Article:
The repair of composite blades starts out essentially the same as metal with removal of the damage, but there’s an extra stage required.
“The aircraft technician does sand down nicks on a composite blade,” says Spoltman. “To do this properly, you begin by starting at the deepest part of the nick, then working your way back to the undamaged area in a 360-degree pattern. This smooths out the divot while minimizing the amount of material being removed.”
Once this stage has been completed, the sanded area is built up using layers of fiberglass and resin. When this has cured, the fiberglass is then sanded down such that the patched blade shape matches the original in size, shape, and thickness. At this point you paint it, and you are ready to go.
Composite blades are coated with a durable paint that can be time-consuming to replace. To speed the process, smaller repairs are permitted to use an aerosol process.
“The limits on the faster repair are not arbitrary and must be adhered to,” he warns. As well, “Many composite blades have a conductive paint layer for the proper dissipation of precipitation static. Therefore, larger repair areas require the re-application of the conductive coating. You do not want the propeller to be the source of a p-static problem.”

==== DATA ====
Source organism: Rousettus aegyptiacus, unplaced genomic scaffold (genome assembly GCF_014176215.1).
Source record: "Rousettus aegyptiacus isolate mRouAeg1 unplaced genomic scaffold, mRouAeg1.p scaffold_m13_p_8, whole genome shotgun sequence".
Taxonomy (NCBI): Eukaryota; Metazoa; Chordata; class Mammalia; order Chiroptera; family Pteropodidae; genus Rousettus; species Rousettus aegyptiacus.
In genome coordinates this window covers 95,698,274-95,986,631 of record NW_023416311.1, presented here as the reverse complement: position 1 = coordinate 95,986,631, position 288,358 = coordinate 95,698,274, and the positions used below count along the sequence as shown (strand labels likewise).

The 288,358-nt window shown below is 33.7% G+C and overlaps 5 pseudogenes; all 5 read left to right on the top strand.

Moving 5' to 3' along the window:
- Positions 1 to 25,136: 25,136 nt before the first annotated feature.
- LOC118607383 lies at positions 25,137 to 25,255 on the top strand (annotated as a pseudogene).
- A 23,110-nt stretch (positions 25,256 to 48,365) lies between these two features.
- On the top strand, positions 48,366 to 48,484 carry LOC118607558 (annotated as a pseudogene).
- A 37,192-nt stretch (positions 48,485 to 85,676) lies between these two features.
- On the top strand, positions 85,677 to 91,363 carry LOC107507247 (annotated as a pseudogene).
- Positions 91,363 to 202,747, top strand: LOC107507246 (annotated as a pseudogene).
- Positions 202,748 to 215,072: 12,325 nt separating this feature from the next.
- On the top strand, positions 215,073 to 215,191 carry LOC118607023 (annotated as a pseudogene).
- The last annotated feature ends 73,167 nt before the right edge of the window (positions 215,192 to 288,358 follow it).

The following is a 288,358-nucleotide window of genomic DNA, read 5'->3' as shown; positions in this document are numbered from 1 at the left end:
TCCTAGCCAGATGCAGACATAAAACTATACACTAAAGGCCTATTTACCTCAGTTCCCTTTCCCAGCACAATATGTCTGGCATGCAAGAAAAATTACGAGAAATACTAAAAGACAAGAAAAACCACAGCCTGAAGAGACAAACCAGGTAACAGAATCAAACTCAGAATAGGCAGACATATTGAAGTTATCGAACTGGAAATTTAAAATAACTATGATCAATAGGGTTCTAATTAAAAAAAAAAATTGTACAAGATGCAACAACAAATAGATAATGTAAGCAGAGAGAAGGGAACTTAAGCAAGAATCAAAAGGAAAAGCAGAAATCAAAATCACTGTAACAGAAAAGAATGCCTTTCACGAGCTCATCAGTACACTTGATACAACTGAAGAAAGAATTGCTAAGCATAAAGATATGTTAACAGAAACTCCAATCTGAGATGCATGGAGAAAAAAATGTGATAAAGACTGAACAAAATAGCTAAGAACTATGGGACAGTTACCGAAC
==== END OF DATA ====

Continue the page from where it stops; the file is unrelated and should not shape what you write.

Sometimes the damage is to a blade’s leading edge. On a metal propeller, the answer is once again to remove the material. On a composite propeller, the leading edge is protected with a secondary structure manufactured from nickel (an erosion shield) that can be replaced.
The damaged erosion shield is removed by first debonding it from the blade using a propane torch, while being careful not to damage the composite material. Once removed, the leading edge area is cleaned of residual adhesive and inspected for damage. A new erosion shield, which has been prepared for bonding by the factory with a metal preparation process followed by an adhesive primer, is glued in place using a special adhesive paste purchased from the manufacturer.